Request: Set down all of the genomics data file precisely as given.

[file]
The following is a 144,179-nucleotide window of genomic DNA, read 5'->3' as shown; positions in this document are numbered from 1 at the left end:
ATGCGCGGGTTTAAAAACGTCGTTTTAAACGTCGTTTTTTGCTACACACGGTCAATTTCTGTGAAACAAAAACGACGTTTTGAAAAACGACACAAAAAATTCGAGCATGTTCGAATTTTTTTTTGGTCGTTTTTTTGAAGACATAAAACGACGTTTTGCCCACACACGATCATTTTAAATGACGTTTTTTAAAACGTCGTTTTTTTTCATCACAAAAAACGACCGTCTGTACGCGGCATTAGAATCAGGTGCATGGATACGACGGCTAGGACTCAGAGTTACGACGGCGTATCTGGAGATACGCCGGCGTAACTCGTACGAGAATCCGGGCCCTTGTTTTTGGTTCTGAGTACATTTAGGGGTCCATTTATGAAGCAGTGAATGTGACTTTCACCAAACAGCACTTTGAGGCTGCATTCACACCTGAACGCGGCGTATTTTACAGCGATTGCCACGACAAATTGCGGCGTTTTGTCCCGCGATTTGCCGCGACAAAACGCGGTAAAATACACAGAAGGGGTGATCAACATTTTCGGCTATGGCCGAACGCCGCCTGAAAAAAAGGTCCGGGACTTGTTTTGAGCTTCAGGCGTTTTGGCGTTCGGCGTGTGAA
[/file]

The following is a 144,179-nucleotide window of genomic DNA, read 5'->3' as shown; positions in this document are numbered from 1 at the left end:
ATGCGCGGGTTTAAAAACGTCGTTTTAAACGTCGTTTTTTGCTACACACGGTCAATTTCTGTGAAACAAAAACGACGTTTTGAAAAACGACACAAAAAATTCGAGCATGTTCGAATTTTTTTTTGGTCGTTTTTTTGAAGACATAAAACGACGTTTTGCCCACACACGATCATTTTAAATGACGTTTTTTAAAACGTCGTTTTTTTTCATCACAAAAAACGACCGTCTGTACGCGGCATTAGAATCAGGTGCATGGATACGACGGCTAGGACTCAGAGTTACGACGGCGTATCTGGAGATACGCCGGCGTAACTCGTACGAGAATCCGGGCCCTTGTTTTTGGTTCTGAGTACATTTAGGGGTCCATTTATGAAGCAGTGAATGTGACTTTCACCAAACAGCACTTTGAGGCTGCATTCACACCTGAACGCGGCGTATTTTACAGCGATTGCCACGACAAATTGCGGCGTTTTGTCCCGCGATTTGCCGCGACAAAACGCGGTAAAATACACAGAAGGGGTGATCAACATTTTCGGCTATGGCCGAACGCCGCCTGAAAAAAAGGTCCGGGACTTGTTTTGAGCTTCAGGCGTTTTGGCGTTCGGCGTGTGAA